Midwife of the Week: Josefina Saraf

josefinasaraf Josefina Saraf is a Florida Licensed Midwife practicing at The Birth Center in Winter Garden, Florida. Josefina immigrated to the United States from Chile in 2012, having earned a degree in Nurse Midwifery from the University of Frontera in 2007. Subsequently, she served as a nurse-midwife in Chile’s Health Department, providing prenatal care, birth control and gynecology services, as well as counseling women on sexual and reproductive health issues. In the Orlando area, Josefina is one of the bilingual midwives, nurses, and doulas who facilitate a support group, childbirth classes, and clinical exams for Spanish-speaking women and their families. This Latina Midwife lives the Center’s vision that “all women deserve a healthy pregnancy, birth and baby.” For more information about Josefina Saraf, please visit http://www.commonsensechildbirth.org/our-team/.

 Midwife of the Week post was written by Anna Boone. It originated on FoMM’s Facebook page and is archived here on our website for your continued enjoyment!
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Midwife of the Week: Debbie Allen

Debbie Allen, LM, CPM says the experience surrounding her first birth led her to the home births of her second and third children. These two births became the inspiration to practice as a doula for seventeen years and eventually become a Certified Professional Midwife in 2008. The fact that Black women and babies are much more likely to die during or shortly after birth is unacceptable to Debbie; she is dedicated to reducing these racial disparities by providing quality education and support to women of all socioeconomic backgrounds. Debbie is the Director of Tribe Midwifery in Los Angeles, which offers well woman care, doula and monitrice services, childbirth education, and placenta encapsulation, in addition to midwifery care. Debbie also attends births at the Los Angeles Community Birth Center, where Racha Tahani Lawler, a previous FOMM Midwife of the Week, is the Director. For more information on Debbie, visit tribemidwifery.com.

This Midwife of the Week post was written by Valerie Meharg. It originated on FoMM’s Facebook page and is archived here on our website for your continued enjoyment!

Midwife of the Week: Karen Kamyszek

karenkamyszekKaren Kamyszek served Northern Michigan, and at times Canada, for over thirty years. Even when she was not fully compensated for her work, Karen would often travel long distances to provide care in the northeast Upper and Lower Peninsulas, which remain underserved areas to this day.

For sixteen years, Karen lived in and cared for Forty Mile Point Light in Rogers City, which led to her nickname of “Lighthouse Midwife.” She was the Assistant Educational Director for the Michigan School of Traditional Midwifery and served on the Board of the Michigan Midwives Association for two years. In 2006, she received the Lifetime Achievement Award from the American College of Traditional Midwives.

Karen died of breast cancer in 2007. For more information on Karen Kamyszek, visit http://traditionalmidwife.com/Karen.html.

This Midwife of the Week post was written by Valerie Meharg. It originated on FoMM’s Facebook page and is archived here on our website for your continued enjoyment!

Midwife of the Week: Sarah Davis

sarahdavisSarah Davis, LM, CPM, IBCLC was attending Pomona College working towards a degree in Black Studies when she began volunteering as a doula in 2003. Her experience as a doula, along with her interests in women’s health and feminism, drew her towards a career in midwifery. She began her training at a Texas birth center and then returned to her home state of California to begin an apprenticeship. In 2010, she opened Birth Root’s Women’s Health and Maternity center with her partner, Darynee Blount, LM, CPM.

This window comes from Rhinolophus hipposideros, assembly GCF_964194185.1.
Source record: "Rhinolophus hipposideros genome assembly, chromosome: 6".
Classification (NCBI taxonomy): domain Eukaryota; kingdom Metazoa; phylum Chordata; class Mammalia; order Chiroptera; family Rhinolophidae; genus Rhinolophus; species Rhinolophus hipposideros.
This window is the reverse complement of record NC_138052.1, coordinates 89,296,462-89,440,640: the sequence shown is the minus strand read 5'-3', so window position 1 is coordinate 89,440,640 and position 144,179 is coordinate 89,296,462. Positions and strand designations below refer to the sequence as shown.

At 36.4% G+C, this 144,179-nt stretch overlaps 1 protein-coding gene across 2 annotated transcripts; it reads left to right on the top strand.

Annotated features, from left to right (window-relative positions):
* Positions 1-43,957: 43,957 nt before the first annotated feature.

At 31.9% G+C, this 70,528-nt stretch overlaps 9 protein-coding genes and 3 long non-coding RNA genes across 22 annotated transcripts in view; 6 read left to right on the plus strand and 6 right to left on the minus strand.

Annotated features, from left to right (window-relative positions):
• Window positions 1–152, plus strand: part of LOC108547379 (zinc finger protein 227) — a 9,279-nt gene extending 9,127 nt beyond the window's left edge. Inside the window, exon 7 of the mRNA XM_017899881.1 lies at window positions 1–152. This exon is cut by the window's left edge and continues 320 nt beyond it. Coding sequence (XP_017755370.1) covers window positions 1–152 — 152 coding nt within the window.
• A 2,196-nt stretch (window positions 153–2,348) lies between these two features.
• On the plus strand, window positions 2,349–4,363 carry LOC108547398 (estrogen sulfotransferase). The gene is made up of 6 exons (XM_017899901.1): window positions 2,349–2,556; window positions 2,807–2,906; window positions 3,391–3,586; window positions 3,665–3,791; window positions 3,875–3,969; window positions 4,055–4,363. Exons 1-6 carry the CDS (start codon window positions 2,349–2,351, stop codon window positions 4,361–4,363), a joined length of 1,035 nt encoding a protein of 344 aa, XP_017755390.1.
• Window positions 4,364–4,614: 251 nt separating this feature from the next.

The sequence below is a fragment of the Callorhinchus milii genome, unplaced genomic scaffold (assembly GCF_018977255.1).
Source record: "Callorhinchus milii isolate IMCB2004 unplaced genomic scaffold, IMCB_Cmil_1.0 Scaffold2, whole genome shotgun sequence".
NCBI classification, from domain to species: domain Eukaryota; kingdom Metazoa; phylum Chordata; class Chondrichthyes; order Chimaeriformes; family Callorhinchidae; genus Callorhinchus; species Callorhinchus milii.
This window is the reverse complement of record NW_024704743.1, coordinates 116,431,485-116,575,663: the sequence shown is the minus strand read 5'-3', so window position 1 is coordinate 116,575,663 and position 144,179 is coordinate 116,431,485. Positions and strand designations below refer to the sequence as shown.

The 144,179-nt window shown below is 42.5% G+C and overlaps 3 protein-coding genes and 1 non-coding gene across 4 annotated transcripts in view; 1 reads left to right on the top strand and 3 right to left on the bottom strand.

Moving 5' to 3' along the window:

California’s recent passage of SB 407 enables Medi-Cal (California’s Medicaid program) coverage for CPM care. Under the law, CPMs can practice without obstetric supervision, legally obtain medications and supplies, and order diagnostic testing. Sarah, as the legislation and policy chair for the California Association of Midwives, said of the new law: “We are thrilled that, thanks to the passage of SB 407, California families of all income levels will have increased access to licensed midwives and the low-cost, high-value care that they provide in birth centers and home births.”
For more information about Sarah Davis, visit http://birthrootsbabies.com/about/.

This Midwife of the Week post was written by Valerie Meharg. It originated on FoMM’s Facebook page and is archived here on our website for your continued enjoyment!

Midwife of the Week: Karen Webster

Karen Webster (L) with Priya Morgenstern, attorney

Karen Webster (L) with Priya Morgenstern, attorney

Karen Webster, CPM began working in midwifery as an assistant, receiving her training from both Certified Nurse-Midwives and direct entry midwives. She became the first Certified Professional Midwife in both Delaware and Maryland, and was one of the first in Pennsylvania. She has served on the Board of Directors for MANA, currently as its regional conference chair. She also acts as a preceptor for the National College of Midwifery and BirthWise Midwifery School and as a Qualified Evaluator for NARM.

After 2002, Delawareʼs restrictive regulations required all direct entry midwives to maintain a formal collaborative relationship with a physician in order to obtain a permit. Physicians, however, were under no responsibility to enter such relationships; in fact, most were prohibited from doing so by employers and insurers. Consequently, only one midwife was granted a permit before new law was enacted in 2015. That midwife’s collaborating physician required her to limit her practice to the Amish and Mennonite communities, because of the belief that religious custom prevents those communities from filing lawsuits.

In 2012, Karen was charged with practicing medicine without a license. Even though her legal costs were high and attorneys willing to take her case were scarce, she was ultimately able to proceed all the way to the Delaware Supreme Court with the help of monetary assistance from consumers and support of legal advocates.

Karen’s defense asserted that because Delaware had implemented a permitting process for midwives under the state’s public health department, charges brought against her under the Board of Medicine were jurisdictionally incorrect. Unfortunately, early this year the lower courtʼs decision was upheld.